Meaningful activity for someone with dementia
Meaningful activity is important to help us all maintain a good quality of life, whether we are living with dementia or not. It is particularly important for people with dementia. The last two years has meant that our lives have become more restricted and we have spent more time at home – often in isolation.
This has been daunting at times and we have let many of the activities and social interactions we previously enjoyed go by the wayside.
People living with dementia often begin to withdraw from activities and social interactions which they previously enjoyed even without the intervention of a pandemic.
I wanted to share some general tips for managing your time at home and some suggestions for activities.
Establish a daily routine and keep to it each day to help orientate your family member, e.g. get up at the same time, have breakfast, lunch and dinner at the same time.
Do a particular activity at the same time each day, e.g. walk in the morning, watch a film after lunch, hot chocolate before bed. Routines will help keep a structure and help you feel that you have some control over your day.
If you can, try to sit in different rooms to fit with the activities, e.g. only go to your bedroom at night when you want to sleep. Sit in the kitchen or dining room to eat if that is possible. If you only have one room, then try to vary the activities in it, e.g. have the radio or music on in the morning and only put the TV on in the evening.
Try and avoid sleeping during the day; the occasional nap won’t hurt, but try not to sleep for any length of time, as it will make it more difficult to sleep at night.
In general …
- Don’t pressure yourself to fill the whole day with lots of activities. Take time to rest as well. The person you care for may only have a short attention span, so a variety of short activities is enough. Doing day to day tasks can be exhausting in themselves so allow breaks and rest time.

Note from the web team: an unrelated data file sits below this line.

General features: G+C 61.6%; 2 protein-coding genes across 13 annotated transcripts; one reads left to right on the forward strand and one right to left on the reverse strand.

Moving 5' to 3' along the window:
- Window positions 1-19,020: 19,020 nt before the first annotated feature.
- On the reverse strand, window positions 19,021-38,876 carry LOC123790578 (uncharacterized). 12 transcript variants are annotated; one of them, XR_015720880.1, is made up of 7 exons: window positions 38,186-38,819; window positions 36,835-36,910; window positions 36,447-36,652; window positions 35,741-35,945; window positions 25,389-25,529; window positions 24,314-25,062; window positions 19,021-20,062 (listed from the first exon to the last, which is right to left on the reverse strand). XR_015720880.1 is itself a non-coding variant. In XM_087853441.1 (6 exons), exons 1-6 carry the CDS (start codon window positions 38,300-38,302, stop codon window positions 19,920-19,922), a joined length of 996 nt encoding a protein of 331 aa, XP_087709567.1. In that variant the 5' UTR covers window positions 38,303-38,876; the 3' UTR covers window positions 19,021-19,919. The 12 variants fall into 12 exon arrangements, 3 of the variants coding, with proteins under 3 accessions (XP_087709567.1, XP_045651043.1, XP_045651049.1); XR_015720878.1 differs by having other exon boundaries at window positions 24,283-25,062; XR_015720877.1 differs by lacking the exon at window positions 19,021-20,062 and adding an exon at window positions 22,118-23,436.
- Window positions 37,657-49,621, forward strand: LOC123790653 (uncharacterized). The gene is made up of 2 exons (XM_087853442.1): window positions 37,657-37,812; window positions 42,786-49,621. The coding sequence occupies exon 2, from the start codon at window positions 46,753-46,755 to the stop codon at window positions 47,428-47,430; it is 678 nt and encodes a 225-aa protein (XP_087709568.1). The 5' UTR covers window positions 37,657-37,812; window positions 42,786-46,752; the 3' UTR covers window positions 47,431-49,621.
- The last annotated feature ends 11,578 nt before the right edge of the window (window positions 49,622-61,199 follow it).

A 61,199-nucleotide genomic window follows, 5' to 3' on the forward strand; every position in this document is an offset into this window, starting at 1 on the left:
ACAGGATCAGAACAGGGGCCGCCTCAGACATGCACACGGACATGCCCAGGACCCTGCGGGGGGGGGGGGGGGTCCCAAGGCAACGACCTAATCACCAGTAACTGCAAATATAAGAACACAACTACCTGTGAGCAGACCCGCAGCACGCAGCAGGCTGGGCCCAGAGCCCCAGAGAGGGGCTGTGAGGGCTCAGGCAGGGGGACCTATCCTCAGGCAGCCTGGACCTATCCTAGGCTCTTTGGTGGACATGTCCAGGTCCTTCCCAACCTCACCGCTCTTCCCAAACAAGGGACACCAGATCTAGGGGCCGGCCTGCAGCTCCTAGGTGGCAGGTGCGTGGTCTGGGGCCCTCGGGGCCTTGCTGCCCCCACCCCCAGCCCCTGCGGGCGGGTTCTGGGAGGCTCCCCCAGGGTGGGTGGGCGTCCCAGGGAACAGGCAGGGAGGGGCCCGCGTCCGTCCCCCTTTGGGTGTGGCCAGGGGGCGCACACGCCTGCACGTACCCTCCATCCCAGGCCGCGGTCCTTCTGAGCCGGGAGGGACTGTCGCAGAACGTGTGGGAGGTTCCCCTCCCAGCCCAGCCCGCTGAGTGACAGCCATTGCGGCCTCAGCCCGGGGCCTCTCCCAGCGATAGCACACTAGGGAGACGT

- Allow time for yourself as a carer to do things for you by doing things that you enjoy. Your wellbeing is as important as the person you care for.
- Stay connected – make regular contact with family and friends by telephone. If you can video call this may be easier for the person you are caring for to recognise who is calling.
Focus on the familiar and the sensory
Focus on familiar tasks or activities. Encourage the person you look after to be involved in as many activities of daily living as they can even if they need supervision and prompting.
We generally encourage people to consider the senses and try and do a variety of activities that stimulate the senses:
What can you see?
Take a look outside. Get out into nature, into the garden or park or just out of the window. Have a look at pictures/photos, artwork, books or watch nature programs.
What can you hear?
Listen to some relaxing music, the sounds of nature or music that you love. If you have YouTube or internet access on your TV you can search for beach scenes or aquariums that then play on a loop.
What can you smell?
Breathe in the aroma of flowers, herbs or baking something delicious like ginger biscuits or fruit cake. Baking smells should also stimulate the appetite too.
What can you taste?
This could be a time to try new flavours, you may find that the person you care for may prefer different things now. Often people with dementia like the sensation stronger flavours like curry or things that are very sweet.
What can you feel?
Do some activities that involve different textures. Do you have any lovely sensory materials or cushions that someone could snuggle up with? Any pets that you can stroke or cuddly toys etc.
There is an endless number of things to do and try but remember a few minutes at a time is enough.
The Alzheimer’s Society have a useful list of activity ideas – https://www.alzheimers.org.uk/get-support/staying-independent/activity-ideas-dementia
Kate Legg is an Associate Practitioner with Dementia Carers Count. Kate is an Occupational Therapist working in Older Persons Mental Health services in Portsmouth. She has a master’s degree in dementia studies and is particularly interested in supporting people with dementia to do meaningful activities.